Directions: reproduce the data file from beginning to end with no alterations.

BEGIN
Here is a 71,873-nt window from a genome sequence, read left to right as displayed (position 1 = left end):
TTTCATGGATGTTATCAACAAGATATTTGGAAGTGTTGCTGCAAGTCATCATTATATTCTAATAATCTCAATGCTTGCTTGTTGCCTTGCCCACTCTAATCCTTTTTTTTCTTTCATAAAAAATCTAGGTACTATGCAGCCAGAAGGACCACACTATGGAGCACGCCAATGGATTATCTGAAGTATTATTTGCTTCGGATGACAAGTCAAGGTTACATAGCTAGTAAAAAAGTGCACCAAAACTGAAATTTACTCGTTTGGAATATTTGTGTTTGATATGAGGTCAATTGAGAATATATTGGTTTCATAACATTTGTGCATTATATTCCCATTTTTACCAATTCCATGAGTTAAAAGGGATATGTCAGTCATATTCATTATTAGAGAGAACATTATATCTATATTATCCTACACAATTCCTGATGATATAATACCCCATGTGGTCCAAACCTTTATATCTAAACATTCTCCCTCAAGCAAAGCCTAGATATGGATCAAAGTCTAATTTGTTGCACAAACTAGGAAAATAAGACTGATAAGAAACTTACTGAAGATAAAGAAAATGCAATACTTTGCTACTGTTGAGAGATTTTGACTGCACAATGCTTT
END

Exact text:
Here is a 71,873-nt window from a genome sequence, read left to right as displayed (position 1 = left end):
TTTCATGGATGTTATCAACAAGATATTTGGAAGTGTTGCTGCAAGTCATCATTATATTCTAATAATCTCAATGCTTGCTTGTTGCCTTGCCCACTCTAATCCTTTTTTTTCTTTCATAAAAAATCTAGGTACTATGCAGCCAGAAGGACCACACTATGGAGCACGCCAATGGATTATCTGAAGTATTATTTGCTTCGGATGACAAGTCAAGGTTACATAGCTAGTAAAAAAGTGCACCAAAACTGAAATTTACTCGTTTGGAATATTTGTGTTTGATATGAGGTCAATTGAGAATATATTGGTTTCATAACATTTGTGCATTATATTCCCATTTTTACCAATTCCATGAGTTAAAAGGGATATGTCAGTCATATTCATTATTAGAGAGAACATTATATCTATATTATCCTACACAATTCCTGATGATATAATACCCCATGTGGTCCAAACCTTTATATCTAAACATTCTCCCTCAAGCAAAGCCTAGATATGGATCAAAGTCTAATTTGTTGCACAAACTAGGAAAATAAGACTGATAAGAAACTTACTGAAGATAAAGAAAATGCAATACTTTGCTACTGTTGAGAGATTTTGACTGCACAATGCTTT